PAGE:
Why did I pick up the Sun today?

Wednesday, 29th December 2010 at 3:05 UTC 4 comments

I’m travelling today, and so I get the excuse of having a large number of newspapers around me to tempt my curiosity. I rather wish they hadn’t. There are days when I swear at the news for what is happening, and there are those days when I get angry because what is written totally misses the point, or is so clearly written with an agenda of injustice.

Under a headline of “Makes Yule Sick” and sub-head “1.5m spend FIFTH Xmas on incapacity benefit”, parts of the article almost sound sympathetic to those few members of the global disabled community lucky enough to live in a country where life is an option for those incapable of working within an increasingly demanding economy. How terrible it is to be able to continue living a whole 5 years of reasonably independent life away from the gutters.

I suppose part of this is my loathing of the Conservative Party’s worldview. Chris Grayling is quoted as saying “It’s truly shocking almost 1.5million people have had to struggle through their fifth Christmas trapped on incapacity benefits – all because they have not been the right help to get into employment”.

This of course assumes several things. It not being Graylings fault that incapacity rates are so low. Its not possible to get by on just a little and still have a fulfilling life. Employment is our atonement for the crime of being alive. Work Makes Free, after all.

I suppose one should expect nothing better from the gutter press, but I just found myself fuming. Often its not the assertions one makes but the underlying assumptions that have an impression on people. After all, as children, we internalise social norms, both good and bad, based on our observations of these turns of phrase.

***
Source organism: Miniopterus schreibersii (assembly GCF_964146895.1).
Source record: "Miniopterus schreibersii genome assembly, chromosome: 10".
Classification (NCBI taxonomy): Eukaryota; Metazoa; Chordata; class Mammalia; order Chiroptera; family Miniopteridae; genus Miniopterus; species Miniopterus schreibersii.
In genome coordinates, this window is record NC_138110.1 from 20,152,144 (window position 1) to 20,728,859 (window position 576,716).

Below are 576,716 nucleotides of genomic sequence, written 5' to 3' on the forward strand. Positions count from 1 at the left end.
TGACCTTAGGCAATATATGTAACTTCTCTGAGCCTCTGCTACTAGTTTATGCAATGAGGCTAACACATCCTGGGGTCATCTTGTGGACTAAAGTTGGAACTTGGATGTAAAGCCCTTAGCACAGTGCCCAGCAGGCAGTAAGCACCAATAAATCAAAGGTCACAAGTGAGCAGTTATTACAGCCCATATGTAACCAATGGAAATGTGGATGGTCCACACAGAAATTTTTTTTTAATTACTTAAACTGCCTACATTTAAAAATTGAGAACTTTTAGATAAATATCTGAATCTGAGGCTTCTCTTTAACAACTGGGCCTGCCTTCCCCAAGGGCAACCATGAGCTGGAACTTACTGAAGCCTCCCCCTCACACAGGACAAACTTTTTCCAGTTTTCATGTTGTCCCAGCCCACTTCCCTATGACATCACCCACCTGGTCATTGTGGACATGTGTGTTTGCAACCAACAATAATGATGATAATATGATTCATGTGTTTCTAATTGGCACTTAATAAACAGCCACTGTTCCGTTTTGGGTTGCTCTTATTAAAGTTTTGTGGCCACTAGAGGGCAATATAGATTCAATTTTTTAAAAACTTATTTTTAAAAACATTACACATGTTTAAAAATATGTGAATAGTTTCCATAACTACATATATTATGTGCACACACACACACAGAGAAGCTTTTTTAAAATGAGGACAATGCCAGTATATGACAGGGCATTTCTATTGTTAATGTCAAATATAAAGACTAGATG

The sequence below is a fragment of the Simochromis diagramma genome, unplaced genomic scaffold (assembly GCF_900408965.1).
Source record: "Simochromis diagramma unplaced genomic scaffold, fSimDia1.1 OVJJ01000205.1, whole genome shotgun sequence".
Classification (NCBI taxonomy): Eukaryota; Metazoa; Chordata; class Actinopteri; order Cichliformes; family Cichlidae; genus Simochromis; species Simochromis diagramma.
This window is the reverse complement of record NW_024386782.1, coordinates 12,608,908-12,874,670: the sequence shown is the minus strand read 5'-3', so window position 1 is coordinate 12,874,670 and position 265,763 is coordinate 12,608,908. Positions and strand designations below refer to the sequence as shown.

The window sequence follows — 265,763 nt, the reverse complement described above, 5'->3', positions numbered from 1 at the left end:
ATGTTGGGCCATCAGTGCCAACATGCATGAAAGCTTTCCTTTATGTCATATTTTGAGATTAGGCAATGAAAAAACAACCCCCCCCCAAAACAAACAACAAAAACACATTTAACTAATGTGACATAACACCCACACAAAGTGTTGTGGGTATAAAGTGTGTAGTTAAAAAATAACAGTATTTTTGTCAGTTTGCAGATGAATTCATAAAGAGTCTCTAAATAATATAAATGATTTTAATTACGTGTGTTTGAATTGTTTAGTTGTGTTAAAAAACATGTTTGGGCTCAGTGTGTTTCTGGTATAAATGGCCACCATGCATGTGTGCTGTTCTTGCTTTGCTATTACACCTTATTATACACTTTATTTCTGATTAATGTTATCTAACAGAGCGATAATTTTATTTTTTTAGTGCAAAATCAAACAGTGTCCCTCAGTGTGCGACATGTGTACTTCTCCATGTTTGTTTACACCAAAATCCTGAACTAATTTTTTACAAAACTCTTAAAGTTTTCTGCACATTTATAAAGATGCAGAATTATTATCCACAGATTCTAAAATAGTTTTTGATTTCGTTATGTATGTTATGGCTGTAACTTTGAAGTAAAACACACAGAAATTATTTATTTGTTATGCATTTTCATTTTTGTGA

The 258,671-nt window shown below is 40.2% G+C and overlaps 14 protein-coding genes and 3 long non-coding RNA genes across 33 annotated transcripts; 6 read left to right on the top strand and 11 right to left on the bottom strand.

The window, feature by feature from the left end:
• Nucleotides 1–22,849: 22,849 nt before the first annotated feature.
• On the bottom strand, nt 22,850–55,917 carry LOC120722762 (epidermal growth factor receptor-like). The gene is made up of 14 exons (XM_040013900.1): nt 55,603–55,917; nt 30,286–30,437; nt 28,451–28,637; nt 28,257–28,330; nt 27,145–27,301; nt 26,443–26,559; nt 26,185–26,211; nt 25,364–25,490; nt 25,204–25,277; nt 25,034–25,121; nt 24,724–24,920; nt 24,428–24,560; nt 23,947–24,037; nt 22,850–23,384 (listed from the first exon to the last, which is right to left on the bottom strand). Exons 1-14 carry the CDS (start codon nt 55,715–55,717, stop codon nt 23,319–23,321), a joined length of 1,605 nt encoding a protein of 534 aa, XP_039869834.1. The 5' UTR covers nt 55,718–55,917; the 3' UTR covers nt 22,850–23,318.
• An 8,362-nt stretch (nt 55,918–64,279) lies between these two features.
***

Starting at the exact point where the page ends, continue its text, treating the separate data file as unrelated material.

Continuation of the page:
The final sentence of the report particularly got to me for very much this reason. “Last month a survey by the OECD think thank showed the UK has more young people on incapacity benefit than any other industrialised country”. The statement is a fact – in a completely context-free environment I would probably have responded with curiosity. There could be many reasons for this discrepancy, amongst which could be that we are a more compassionate nation, or that we drive our young people to depression and therefore huge numbers can’t work, or that Britain’s young people are generally from such poor backgrounds that many more must rely on incapacity benefits rather than family assistance. In this article, I have no doubt that what is being implied is that Britain is soft, its youth lazy and that we must end this situation now.

And the graphic attached to the article? Inexplicably, a Christmas pudding with a statistic printed over the top. Is it any wonder people in Britain are feeling greater and greater animosity towards the marginalised when they are being drip fed lies about and more specifically ill-feelings towards those less lucky than themselves.

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Entry filed under: Community, Conservatives, Disability, Media, News, Poverty.